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Can'st thou blame him ? His daughters seek his death :-Ah, that good
Kent!He said it would be thus:-Poor banish'd man ! Thou say’st, the king grows mad; I'll tell thee,
friend, I am almost mad myself: I had a son, Now outlaw'd from my blood; he sought my life, But lately, very late; I lov'd him, friend, — No father his son dearer : true to tell thee,
[Storm continues. The grief hath craz’d my wits. What a night's
this! I do beseech your grace,LEAR.
O, cry you mercy,
Edg. Tom's a-cold.
This way, my lord. LEAR.
With him ;
No words, no words: Hush.
business of the theatre to exhibit passions, not distempers. The finest picture ever drawn, of a head discomposed by misfortune, is that of King Lear. His thoughts dwell on the ingratitude of his daughters, and every sentence that falls from his wildness excites reflection and pity. Had frenzy entirely seized him, our compassion would abate: we should conclude that he no longer felt unhappiness. Shakspeare wrote as a philosopher, Otway as a poet." STEVENS.
EDG. Child Rowland to the dark tower came,
I smell the blood of a British man. Exeunt.
o Child Rowland to the dark tower came,] The word child (however it came to have this sense) is often [as Mr. Jennens has remarked,] applied to Knights, &c. in old historical songs and romances ; of this, innumerable instances occur in The Reliques of ancient English Poetry. See particularly in vol. i. s. iv, v. 97, where, in a description of a battle between two knights, we find these lines :
“ The Eldridge knighte, he prick'd his steed;
“ Syr Cawline bold abode :
“ So soon in sunder slode.” See in the same volumes the ballads concerning the child of Elle, child waters, child Maurice, (vol. iii. s. xx.) &c. The same idiom occurs in Spenser's Fairy Queen, where the famous knight sir Tristram is frequently called Child Tristram. See b. v. c. ii. st. 8. 13; b. vi.c. ii. st. 36 ; ibid. c. viii. st. 15. Percy.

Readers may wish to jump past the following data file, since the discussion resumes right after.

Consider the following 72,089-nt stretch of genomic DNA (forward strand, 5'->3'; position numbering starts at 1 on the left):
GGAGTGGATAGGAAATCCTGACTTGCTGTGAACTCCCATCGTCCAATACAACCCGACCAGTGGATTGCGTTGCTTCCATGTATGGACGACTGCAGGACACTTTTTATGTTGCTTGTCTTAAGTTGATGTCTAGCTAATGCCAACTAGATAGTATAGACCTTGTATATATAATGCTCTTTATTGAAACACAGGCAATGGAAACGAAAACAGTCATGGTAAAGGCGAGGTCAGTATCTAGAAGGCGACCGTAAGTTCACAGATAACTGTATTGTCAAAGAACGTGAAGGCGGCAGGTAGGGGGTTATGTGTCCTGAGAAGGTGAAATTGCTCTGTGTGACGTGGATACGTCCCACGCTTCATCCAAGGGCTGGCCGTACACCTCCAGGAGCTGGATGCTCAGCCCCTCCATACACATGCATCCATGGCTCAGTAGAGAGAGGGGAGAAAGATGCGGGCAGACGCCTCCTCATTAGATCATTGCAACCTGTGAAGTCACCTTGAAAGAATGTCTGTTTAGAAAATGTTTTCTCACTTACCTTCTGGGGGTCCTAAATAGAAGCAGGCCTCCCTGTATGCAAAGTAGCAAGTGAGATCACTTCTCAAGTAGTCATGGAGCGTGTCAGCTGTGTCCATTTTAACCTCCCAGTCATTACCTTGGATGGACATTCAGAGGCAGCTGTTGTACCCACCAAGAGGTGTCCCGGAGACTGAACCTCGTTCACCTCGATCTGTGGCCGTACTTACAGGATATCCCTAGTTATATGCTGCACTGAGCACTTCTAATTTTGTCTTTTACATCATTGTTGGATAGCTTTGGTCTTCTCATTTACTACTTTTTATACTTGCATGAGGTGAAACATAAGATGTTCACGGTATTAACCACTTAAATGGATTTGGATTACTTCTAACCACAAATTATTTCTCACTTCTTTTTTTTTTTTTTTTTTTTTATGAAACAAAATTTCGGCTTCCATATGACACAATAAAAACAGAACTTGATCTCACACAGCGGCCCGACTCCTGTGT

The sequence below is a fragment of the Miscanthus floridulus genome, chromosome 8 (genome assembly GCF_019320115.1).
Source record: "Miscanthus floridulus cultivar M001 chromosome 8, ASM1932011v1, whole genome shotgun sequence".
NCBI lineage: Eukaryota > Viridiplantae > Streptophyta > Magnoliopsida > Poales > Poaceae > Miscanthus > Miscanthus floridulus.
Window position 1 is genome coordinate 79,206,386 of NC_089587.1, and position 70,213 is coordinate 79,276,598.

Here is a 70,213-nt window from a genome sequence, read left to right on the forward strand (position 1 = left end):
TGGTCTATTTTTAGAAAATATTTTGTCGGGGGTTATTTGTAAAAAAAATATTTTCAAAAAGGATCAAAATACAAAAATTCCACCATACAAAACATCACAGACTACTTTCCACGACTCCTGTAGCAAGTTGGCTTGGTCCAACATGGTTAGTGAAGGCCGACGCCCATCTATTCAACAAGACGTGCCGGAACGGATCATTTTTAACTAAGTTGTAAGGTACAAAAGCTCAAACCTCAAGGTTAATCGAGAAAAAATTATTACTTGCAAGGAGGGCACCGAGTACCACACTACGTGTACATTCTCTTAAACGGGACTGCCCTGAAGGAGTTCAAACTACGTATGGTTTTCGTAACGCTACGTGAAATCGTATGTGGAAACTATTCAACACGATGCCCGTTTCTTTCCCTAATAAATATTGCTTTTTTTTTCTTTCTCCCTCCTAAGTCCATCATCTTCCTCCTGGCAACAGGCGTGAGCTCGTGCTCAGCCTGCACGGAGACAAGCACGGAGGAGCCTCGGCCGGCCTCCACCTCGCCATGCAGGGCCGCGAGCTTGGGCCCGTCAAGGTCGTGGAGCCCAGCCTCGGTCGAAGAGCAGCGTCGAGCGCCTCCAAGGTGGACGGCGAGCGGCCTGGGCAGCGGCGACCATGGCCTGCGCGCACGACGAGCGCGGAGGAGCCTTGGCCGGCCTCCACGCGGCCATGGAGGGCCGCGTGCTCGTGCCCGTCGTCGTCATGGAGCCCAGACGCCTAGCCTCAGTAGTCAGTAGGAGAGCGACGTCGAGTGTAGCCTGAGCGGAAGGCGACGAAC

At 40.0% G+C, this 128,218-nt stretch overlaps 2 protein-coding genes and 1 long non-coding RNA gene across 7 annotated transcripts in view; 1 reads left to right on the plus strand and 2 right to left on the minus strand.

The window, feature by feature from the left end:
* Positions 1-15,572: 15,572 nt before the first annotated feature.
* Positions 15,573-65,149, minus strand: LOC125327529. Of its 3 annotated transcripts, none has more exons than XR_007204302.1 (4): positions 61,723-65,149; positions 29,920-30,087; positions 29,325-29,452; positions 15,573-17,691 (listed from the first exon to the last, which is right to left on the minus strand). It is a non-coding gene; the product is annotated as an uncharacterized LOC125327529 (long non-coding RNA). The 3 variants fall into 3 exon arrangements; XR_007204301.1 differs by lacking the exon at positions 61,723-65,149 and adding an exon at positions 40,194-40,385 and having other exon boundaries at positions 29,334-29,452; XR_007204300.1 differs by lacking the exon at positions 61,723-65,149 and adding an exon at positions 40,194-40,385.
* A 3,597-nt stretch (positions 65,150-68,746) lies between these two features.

Beaumont and Fletcher, in The Woman's Prize, refer also to this :
" a mere hobby-horse
“ She made the Child Rowland.” In Have With You to Saffron Walden, or Gabriel Harvey's Hunt is Up, 1598, part of these lines repeated by Edgar is quoted: “— a pedant, who will find matter inough to dilate a whole daye of the First invention of
“ Fy, fa, fum,
" to the dark town come." STEEVENS. Child is a common term in our old metrical romances and ballads ; and is generally, if not always, applied to the hero or principal personage, who is sometimes a knight, and sometimes a thief. Syr Tryamoure is repeatedly so called both before and after his knighthood. I think, however, that this line is part of a translation of some Spanish, or perhaps, French ballad. But the two following lines evidently belong to a different subject : I find them in the second part of Jack and the Giants, which, if not as old as Shakspeare's time, may have been compiled fron: , something that was so : They are uttered by a giant :
“ Fee, faw, fum,
A Room in GLOSTER's Castle.
Enter CORNWALL and EDMUND.
house. Edm. How, my lord, I may be censured, that nature thus gives way to loyalty, something fears me to think of.
Corn. I now perceive, it was not altogether your brother's evil disposition made him seek his death; but a provoking merit?, set a-work by a reproveable badness in himself.
Edm. How malicious is my fortune, that I must repent to be just! This is the letter he spoke of, which approves him an intelligent party to the ad
English is here judiciously changed to British, because the characters are Britons, and the scene is laid long before the English had any thing to do with this country. Our author is not so attentive to propriety on every occasion. Ritson.
Mr. Capell observes in a note, which, from its great length, I have been compelled to abridge, that Child Rowland means the knight Orlando. He would read come, with the quartos, absolutely (Orlando being come tto the dark tower); and supposes a line to be lost " which spoke of some giant, the inhabitant of that tower, and the smeller-out of Child Rowland, who comes to encounter him.” He proposes to fill up the passage thus :